7. Direct Measurements of Smartphone Screen-Time: Relationships with Demographics and Sleep.

    Directory of Open Access Journals (Sweden)

    Matthew A Christensen

    Full Text Available Smartphones are increasingly integrated into everyday life, but frequency of use has not yet been objectively measured and compared to demographics, health information, and in particular, sleep quality.The aim of this study was to characterize smartphone use by measuring screen-time directly, determine factors that are associated with increased screen-time, and to test the hypothesis that increased screen-time is associated with poor sleep.We performed a cross-sectional analysis in a subset of 653 participants enrolled in the Health eHeart Study, an internet-based longitudinal cohort study open to any interested adult (≥ 18 years. Smartphone screen-time (the number of minutes in each hour the screen was on was measured continuously via smartphone application. For each participant, total and average screen-time were computed over 30-day windows. Average screen-time specifically during self-reported bedtime hours and sleeping period was also computed. Demographics, medical information, and sleep habits (Pittsburgh Sleep Quality Index-PSQI were obtained by survey. Linear regression was used to obtain effect estimates.Total screen-time over 30 days was a median 38.4 hours (IQR 21.4 to 61.3 and average screen-time over 30 days was a median 3.7 minutes per hour (IQR 2.2 to 5.5. Younger age, self-reported race/ethnicity of Black and "Other" were associated with longer average screen-time after adjustment for potential confounders. Longer average screen-time was associated with shorter sleep duration and worse sleep-efficiency. Longer average screen-times during bedtime and the sleeping period were associated with poor sleep quality, decreased sleep efficiency, and longer sleep onset latency.These findings on actual smartphone screen-time build upon prior work based on self-report and confirm that adults spend a substantial amount of time using their smartphones. Screen-time differs across age and race, but is similar across socio-economic strata

  8. The Relationship between Sleep Quality and Brain Amyloid Burden.

    Science.gov (United States)

    Brown, Belinda M; Rainey-Smith, Stephanie R; Villemagne, Victor L; Weinborn, Michael; Bucks, Romola S; Sohrabi, Hamid R; Laws, Simon M; Taddei, Kevin; Macaulay, S Lance; Ames, David; Fowler, Christopher; Maruff, Paul; Masters, Colin L; Rowe, Christopher C; Martins, Ralph N

    2016-05-01

    To evaluate the association between self-reported sleep quality and levels of brain β-amyloid (Aβ) burden, and to determine the effect of the apolipoprotein E (APOE) ε4 allele on any associations found. This study is a cross-sectional analysis of 184 cognitively healthy men and women aged over 60 y. We measured sleep quality factors: specifically, sleep duration, latency (time taken to fall asleep), disturbances, efficiency, daytime dysfunction, and overall sleep quality, using the Pittsburgh Sleep Quality Index. All participants underwent Aβ positron emission tomography imaging for the quantification of brain Aβ burden and were APOE genotyped. Linear regression analyses were used to evaluate the relationship between sleep quality factors and brain Aβ burden, adjusting for age, body mass index, cardiovascular disease, and symptoms of depression, with APOE ε4 carriage entered as a moderator. Of the sleep factors, longer sleep latency was associated with higher levels of brain Aβ (B = 0.003 [standard error = 0.001], P = 0.02). APOE ε4 allele (carrier/noncarrier) did not moderate the relationship between sleep latency and brain Aβ burden. Our findings suggest a relationship between brain Aβ burden and sleep latency, independent of APOE ε4 genotype. © 2016 Associated Professional Sleep Societies, LLC.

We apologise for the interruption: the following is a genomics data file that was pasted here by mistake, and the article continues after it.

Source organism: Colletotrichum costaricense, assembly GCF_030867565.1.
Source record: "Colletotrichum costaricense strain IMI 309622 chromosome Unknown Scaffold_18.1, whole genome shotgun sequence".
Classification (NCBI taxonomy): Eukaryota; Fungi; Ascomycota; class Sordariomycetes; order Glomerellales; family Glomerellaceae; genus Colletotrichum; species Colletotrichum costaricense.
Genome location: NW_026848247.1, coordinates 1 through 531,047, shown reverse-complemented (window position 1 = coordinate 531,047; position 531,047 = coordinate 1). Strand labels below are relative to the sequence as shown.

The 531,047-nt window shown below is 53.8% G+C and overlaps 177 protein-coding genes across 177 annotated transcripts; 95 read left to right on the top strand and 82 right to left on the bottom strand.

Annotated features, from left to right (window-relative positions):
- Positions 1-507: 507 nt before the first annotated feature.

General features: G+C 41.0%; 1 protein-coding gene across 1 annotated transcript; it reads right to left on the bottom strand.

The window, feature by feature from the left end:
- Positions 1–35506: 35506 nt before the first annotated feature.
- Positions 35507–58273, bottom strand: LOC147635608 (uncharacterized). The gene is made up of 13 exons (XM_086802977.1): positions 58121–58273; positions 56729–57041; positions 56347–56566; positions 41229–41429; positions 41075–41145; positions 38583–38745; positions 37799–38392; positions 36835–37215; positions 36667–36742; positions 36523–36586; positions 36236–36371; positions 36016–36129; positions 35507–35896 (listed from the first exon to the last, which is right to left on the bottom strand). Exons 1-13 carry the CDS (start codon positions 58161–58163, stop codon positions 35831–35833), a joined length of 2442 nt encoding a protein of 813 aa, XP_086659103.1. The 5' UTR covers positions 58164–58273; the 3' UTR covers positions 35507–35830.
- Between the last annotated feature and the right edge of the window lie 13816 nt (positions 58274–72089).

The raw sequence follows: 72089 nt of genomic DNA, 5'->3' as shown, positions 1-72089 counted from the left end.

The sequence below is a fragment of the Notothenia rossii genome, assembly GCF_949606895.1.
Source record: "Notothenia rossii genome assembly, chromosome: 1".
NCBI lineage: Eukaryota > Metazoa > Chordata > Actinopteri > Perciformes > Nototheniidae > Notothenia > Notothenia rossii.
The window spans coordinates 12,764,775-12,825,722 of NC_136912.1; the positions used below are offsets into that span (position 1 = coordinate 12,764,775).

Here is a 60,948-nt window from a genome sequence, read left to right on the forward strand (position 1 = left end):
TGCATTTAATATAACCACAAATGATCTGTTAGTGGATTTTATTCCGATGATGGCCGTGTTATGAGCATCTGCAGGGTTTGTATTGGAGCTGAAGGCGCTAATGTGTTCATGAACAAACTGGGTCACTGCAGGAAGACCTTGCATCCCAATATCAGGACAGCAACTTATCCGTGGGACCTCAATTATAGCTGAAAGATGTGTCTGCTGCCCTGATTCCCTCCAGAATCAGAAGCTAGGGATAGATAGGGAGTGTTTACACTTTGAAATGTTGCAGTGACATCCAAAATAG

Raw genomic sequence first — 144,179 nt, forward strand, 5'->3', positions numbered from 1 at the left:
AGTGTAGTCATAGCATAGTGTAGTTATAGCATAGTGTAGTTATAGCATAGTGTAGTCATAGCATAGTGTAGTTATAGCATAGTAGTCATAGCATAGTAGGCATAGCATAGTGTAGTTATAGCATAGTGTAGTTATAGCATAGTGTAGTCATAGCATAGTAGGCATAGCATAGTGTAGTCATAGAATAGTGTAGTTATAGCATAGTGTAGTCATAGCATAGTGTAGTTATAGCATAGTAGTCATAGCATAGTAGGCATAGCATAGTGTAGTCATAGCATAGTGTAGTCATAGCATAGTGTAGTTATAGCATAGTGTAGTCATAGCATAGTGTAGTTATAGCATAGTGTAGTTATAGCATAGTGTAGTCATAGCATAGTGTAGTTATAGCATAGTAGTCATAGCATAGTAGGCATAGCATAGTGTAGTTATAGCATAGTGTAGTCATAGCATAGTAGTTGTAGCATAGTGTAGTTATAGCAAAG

9. Establishing normal values for pediatric nighttime sleep measured by actigraphy: a systematic review and meta-analysis.

    Science.gov (United States)

    Galland, Barbara C; Short, Michelle A; Terrill, Philip; Rigney, Gabrielle; Haszard, Jillian J; Coussens, Scott; Foster-Owens, Mistral; Biggs, Sarah N

    2018-04-01

    Despite the widespread use of actigraphy in pediatric sleep studies, there are currently no age-related normative data. To systematically review the literature, calculate pooled mean estimates of actigraphy-derived pediatric nighttime sleep variables and to examine the magnitude of change with age. A systematic search was performed across eight databases of studies that included at least one actigraphy sleep variable from healthy children aged 0-18 years. Data suitable for meta-analysis were confined to ages 3-18 years with seven actigraphy variables analyzed using random effects meta-analysis and meta-regression performed using age as a covariate. In total, 1334 articles did not meet inclusion criteria; 87 had data suitable for review and 79 were suitable for meta-analysis. Pooled mean estimates for overnight sleep duration declined from 9.68 hours (3-5 years age band) to 8.98, 8.85, 8.05, and 7.4 for age bands 6-8, 9-11, 12-14, and 15-18 years, respectively. For continuous data, the best-fit (R2 = 0.74) equation for hours over the 0-18 years age range was 9.02 - 1.04 × [(age/10)^2 - 0.83]. There was a significant curvilinear association between both sleep onset and offset with age (p < .001). Sleep latency was stable at 19.4 min per night. There were significant differences among the older age groups between weekday and weekend/nonschool days (18 studies). Total sleep time in 15-18 years old was 56 min longer, and sleep onset and offset almost 1 and 2 hours later, respectively, on weekend or nonschool days. These normative values have potential application to assist the interpretation of actigraphy measures from nighttime recordings across the pediatric age range, and aid future research.